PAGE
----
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18 February 2013
Ancient rock art under threat in Paraguay

The march of so-called civilisation has been having a devastating effect on the ancient rock art of the Amambay hills in Paraguay. For thousands of years incredible examples of rock art have laid undisturbed in caves and rock shelters, protected from the ravages of rain and sun under a thick canopy of dense jungle. But as vast areas are cleared and burned then these amazing examples are exposed and either the rocks are shattered by intense sunlight or fungal growths would appear, causing equally destructive effects.
     The increasing loss of these ancient artefacts came to the attention of an American documentary maker, Frank Weaver, who is making a brave attempt to not only record as much of the art as possible, but he is also hoping that, by bringing attention to the plight of the Pai Tavytera Indians, then some of their culture may still be preserved.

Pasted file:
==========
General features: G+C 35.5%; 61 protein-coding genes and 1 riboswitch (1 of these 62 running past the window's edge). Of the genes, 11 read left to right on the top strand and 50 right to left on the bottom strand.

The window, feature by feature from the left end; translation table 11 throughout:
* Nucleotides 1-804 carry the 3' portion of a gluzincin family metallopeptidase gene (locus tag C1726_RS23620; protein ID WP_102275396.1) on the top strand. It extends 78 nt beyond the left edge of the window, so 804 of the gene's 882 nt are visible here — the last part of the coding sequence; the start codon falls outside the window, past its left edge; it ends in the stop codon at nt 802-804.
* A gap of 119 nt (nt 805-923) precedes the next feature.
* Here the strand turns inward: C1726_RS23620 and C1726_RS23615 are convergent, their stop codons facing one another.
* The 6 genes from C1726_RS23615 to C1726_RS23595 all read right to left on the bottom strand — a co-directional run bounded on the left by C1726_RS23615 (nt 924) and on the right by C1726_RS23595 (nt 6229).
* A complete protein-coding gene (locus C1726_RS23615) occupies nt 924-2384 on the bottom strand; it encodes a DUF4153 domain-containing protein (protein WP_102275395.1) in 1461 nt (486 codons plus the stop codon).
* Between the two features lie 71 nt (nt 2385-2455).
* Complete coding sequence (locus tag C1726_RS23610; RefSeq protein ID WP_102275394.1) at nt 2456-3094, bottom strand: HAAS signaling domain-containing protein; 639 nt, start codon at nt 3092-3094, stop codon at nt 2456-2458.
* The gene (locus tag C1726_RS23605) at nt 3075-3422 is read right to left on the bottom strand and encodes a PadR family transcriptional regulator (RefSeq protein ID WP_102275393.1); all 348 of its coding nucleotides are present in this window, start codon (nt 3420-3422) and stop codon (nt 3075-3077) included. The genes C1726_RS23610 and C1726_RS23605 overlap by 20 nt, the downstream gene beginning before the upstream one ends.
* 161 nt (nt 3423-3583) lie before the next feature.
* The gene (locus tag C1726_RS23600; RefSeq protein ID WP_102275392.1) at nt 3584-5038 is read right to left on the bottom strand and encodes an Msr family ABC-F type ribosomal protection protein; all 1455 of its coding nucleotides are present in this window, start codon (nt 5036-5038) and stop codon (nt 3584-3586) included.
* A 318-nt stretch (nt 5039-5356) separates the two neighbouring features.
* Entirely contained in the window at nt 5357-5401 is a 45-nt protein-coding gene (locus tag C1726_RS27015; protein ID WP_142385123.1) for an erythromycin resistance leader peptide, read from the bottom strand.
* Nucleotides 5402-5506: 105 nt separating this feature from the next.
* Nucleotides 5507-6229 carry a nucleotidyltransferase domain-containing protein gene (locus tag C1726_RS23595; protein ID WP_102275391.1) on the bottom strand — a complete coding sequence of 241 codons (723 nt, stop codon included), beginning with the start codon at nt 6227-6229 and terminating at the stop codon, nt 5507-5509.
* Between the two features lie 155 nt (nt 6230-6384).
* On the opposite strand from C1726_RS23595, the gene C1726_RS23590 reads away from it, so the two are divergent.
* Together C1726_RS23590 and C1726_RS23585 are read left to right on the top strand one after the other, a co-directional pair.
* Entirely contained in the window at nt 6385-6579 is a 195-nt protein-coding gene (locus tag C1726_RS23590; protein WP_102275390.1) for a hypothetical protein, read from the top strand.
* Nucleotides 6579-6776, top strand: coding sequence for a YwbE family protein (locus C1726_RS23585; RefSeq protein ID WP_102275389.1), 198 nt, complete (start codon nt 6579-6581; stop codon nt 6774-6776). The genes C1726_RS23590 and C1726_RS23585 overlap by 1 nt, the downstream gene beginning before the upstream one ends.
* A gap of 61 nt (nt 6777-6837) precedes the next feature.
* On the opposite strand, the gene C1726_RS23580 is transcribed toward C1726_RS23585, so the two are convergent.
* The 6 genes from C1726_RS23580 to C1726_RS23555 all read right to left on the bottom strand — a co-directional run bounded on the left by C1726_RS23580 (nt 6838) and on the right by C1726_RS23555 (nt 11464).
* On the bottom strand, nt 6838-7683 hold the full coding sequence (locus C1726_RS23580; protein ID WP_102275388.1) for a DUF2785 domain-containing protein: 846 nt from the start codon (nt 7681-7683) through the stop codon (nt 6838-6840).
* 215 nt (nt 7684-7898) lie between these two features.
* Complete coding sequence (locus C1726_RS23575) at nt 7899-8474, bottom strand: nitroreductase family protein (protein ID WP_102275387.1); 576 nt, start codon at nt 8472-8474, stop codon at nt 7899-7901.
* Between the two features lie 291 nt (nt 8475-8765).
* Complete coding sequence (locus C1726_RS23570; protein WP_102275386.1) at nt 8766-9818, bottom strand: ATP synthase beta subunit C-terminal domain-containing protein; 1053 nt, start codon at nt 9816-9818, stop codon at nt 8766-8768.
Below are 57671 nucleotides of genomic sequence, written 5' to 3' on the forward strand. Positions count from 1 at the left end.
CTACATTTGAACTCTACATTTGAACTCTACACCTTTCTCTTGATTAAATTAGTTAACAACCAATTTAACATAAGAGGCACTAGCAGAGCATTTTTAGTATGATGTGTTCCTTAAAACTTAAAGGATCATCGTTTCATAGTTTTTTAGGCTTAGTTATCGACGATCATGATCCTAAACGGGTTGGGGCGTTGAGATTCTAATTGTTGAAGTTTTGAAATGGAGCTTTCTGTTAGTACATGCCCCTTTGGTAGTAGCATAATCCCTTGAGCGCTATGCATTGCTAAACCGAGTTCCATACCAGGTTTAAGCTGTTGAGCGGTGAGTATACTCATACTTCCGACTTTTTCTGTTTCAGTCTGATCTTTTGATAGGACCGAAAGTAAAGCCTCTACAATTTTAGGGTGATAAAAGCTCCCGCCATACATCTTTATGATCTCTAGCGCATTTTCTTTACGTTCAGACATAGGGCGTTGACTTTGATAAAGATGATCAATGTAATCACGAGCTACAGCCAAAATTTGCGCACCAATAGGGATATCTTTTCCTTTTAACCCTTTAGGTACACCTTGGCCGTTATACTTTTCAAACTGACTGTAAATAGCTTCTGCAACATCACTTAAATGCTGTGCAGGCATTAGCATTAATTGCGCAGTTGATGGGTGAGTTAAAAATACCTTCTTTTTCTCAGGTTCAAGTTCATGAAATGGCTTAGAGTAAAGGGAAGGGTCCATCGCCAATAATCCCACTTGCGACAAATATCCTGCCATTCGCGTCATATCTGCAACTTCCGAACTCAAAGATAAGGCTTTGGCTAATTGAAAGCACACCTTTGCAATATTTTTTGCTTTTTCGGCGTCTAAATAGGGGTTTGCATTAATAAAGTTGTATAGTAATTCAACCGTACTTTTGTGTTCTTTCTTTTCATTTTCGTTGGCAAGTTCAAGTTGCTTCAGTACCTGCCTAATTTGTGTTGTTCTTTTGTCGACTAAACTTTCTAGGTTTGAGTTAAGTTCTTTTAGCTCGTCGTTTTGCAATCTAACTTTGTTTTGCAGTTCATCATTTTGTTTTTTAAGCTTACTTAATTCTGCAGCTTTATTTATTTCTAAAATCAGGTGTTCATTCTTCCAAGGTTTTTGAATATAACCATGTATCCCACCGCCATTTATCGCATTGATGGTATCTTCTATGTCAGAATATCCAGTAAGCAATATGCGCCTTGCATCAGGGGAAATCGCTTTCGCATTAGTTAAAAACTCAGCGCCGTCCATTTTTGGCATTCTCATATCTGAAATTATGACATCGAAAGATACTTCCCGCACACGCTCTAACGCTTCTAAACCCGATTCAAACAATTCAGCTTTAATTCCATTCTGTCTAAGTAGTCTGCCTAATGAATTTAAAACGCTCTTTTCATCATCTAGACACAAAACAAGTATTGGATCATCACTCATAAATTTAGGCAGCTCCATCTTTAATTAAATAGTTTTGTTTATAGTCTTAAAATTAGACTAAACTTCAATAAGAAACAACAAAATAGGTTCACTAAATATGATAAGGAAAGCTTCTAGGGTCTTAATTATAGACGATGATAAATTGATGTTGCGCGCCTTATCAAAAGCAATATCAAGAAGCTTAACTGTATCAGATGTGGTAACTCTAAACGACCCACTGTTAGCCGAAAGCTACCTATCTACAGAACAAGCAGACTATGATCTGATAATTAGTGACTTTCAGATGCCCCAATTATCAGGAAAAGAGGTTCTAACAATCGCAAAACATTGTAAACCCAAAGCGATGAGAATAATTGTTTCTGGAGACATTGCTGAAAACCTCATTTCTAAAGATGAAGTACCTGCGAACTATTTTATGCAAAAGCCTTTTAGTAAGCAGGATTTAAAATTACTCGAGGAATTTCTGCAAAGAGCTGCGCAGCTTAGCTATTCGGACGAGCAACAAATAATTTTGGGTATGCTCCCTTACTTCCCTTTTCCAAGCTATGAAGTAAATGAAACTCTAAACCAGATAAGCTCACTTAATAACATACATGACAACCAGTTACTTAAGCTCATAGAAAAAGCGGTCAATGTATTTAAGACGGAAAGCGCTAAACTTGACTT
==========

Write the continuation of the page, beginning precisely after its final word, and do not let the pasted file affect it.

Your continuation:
Frank weaver is supported in his quest by a rock art specialist, Dr George Nash, of Bristol University (UK), who is quoted as saying "Rock-art, like any other material culture is a dwindling resource. The rock art of the Guarani Indian region of Paraguay is unique revealing an ancient and vibrant society steeped in ritual and religion. However, the plight of this potentially important resource and its guardians is currently at the mercy of short-term gain. This is yet another small but significant corner of our global village which is now under grave threat from so-called progress; deforestation, the destruction of cultural heritage and the alienation of an indigenous population; it has to stop - Now".

Edited from Past Horizons (24 January 2013)

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